To express simple possession in Polish, you need to conjugate your verbs and any associated adjectives to what’s known as the genitive case. This means applying a number of different rules to these words in the masculine, feminine and neuter genders, and another set of rules to their plural forms.
With practice this isn't that difficult, and, as you may have already seen, the genitive case is one of the Polish language's most common, being used for a number of other functions as well as expressing possession. So, it’s worth getting to grips with how to use it.
Take a look at the sentence examples below, expressing simple possession for nouns in all three genders, and keep an eye out for the different rules that are applied to each noun, and the other parts of speech. Take particular notice to what happens to the endings of the associated adjectives here, as there are certain exceptions with the noun-adjective syntax in Polish, which we'll take a look at after.
Expressing Possession for Masculine Nouns: dom mojego brata (meaning, 'my brother's house', where the dom is the object, mój is the adjective [in this case a pronoun] and brat is the subject).
Expressing Possession for Feminine Nouns: dom twojej matki, rower mojej siostry (meaning 'your mother's house' and 'my sister's bike' respectively. Where dom and rower are the objects, twoja and moja are the associated adjectives [in this case, pronouns], and matka and siostra, are the subjects).
Expressing Possession for Neuter Nouns: rower naszego dziecka (meaning 'our child's bike', where rower is the object, nasze is the associated adjective [again, here a personal pronoun], and dziecko is the subject).
One thing you will probably notice straight away is that Polish is different to English in that the object of possession precedes the subject (or possessor); in Polish, we say 'bike of our sister', not 'our sister's bike'. For each example I've listed the subject, object, and relevant adjective so you can easily identify the Polish syntax.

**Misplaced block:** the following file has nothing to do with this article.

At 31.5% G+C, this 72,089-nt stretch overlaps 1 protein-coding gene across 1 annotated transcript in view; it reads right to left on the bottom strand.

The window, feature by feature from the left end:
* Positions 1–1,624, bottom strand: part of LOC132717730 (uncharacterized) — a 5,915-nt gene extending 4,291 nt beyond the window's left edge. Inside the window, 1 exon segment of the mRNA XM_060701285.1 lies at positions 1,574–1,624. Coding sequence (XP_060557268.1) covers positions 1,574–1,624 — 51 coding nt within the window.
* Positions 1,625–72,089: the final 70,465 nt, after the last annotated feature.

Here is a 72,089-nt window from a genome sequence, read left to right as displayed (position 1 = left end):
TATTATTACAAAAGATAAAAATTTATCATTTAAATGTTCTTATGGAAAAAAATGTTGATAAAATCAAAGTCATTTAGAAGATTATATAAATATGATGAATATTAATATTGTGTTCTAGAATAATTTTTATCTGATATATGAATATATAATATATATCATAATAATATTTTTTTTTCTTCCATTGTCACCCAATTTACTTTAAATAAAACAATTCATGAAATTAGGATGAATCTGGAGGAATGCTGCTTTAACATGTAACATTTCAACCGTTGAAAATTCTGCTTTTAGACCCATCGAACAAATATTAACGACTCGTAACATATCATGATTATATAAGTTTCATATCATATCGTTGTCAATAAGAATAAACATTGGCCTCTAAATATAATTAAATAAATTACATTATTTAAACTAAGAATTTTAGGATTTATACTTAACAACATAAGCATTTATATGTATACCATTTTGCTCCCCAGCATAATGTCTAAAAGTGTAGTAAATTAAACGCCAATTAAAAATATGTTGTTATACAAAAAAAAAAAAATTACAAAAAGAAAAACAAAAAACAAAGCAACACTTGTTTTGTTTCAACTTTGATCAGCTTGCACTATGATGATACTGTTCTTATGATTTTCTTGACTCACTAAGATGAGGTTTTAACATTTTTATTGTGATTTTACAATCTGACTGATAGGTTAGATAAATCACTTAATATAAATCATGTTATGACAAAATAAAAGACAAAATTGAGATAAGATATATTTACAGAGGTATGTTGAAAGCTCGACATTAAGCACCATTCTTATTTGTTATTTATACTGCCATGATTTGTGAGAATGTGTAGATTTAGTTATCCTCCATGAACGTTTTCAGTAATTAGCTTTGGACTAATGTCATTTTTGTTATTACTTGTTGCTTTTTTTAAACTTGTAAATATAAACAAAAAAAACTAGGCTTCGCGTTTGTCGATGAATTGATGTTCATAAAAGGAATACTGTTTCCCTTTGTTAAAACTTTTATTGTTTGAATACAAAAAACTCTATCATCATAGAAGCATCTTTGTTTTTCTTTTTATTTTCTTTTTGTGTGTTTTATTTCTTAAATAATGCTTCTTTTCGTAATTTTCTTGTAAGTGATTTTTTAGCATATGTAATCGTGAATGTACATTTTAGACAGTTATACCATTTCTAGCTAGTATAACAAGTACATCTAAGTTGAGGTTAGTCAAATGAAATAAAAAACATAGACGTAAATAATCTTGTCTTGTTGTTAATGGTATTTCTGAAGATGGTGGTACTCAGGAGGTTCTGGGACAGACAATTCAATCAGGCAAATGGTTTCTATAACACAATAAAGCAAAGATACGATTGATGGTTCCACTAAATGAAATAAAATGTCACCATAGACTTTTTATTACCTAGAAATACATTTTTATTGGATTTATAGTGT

As we have said, in order to express the simple possession of the sentences above, you need to use the genitive case in Polish. The three examples show the various conjugations that need to be applied to adjectives (pronouns in the examples above) and nouns in the genitive.
Briefly the rules are as follows: Feminine nouns take the ending -i or -y, and feminine adjectives take the ending -ej. Masculine nouns take the ending -a and masculine adjectives get -ego. Neuter nouns and neuter adjectives behave just like the masculine gender when expressing possession.
Expressing Plural Possession
Expressing plural possession in Polish can be a bit trickier than simple, singular possession, but, if we stick with using the rules defined by the genitive case, it's actually not as bad as it seems.
Look at the following sentences expressing plural possession, notice how there are only two separate rules governing both masculine, and feminine and neuter nouns (as opposed to the usual three):
Expressing Possession for Masculine Plural Nouns: dom moich studentów (meaning 'my students' house', where dom is the object, moi is the associated adjective [here a personal pronoun], and studenci is the plural subject).
Expressing Possession for Feminine and Neuter Plural Nouns: konie naszych matek (meaning 'our mothers' horses', where konie is a plural object, nasze is the associated adjective [here a personal pronoun], and matki is the plural subject); And Zabawki naszych zwierząt (meaning 'our animals' toys', where zabawki is the plural object, nasze is the associated adjective, and zwierzęta is the plural subject).
Briefly the rules for masculine nouns is to add the ending -ów, -i or -y, the former for the genitive of hard consonant stem ending plurals and the latter two for soft consonant stem endings. The rule for masculine adjectives is to add the ending -ch.
The rules for feminine and neuter nouns are identical in each gender, but there are a few variations depending on the noun stem endings. For most genitive feminine and neuter nouns, you need simply to remove the ending to get the stem. However there can sometimes be alterations in the noun itself, where the vowel endings are changed (-o to -ó and -ę to -ą).
You'll be safe if you learn the plural endings (but be warned there quite a few exceptions) for the genitive case, and, whenever you are trying to express remember that it is with the genitive that it’s done.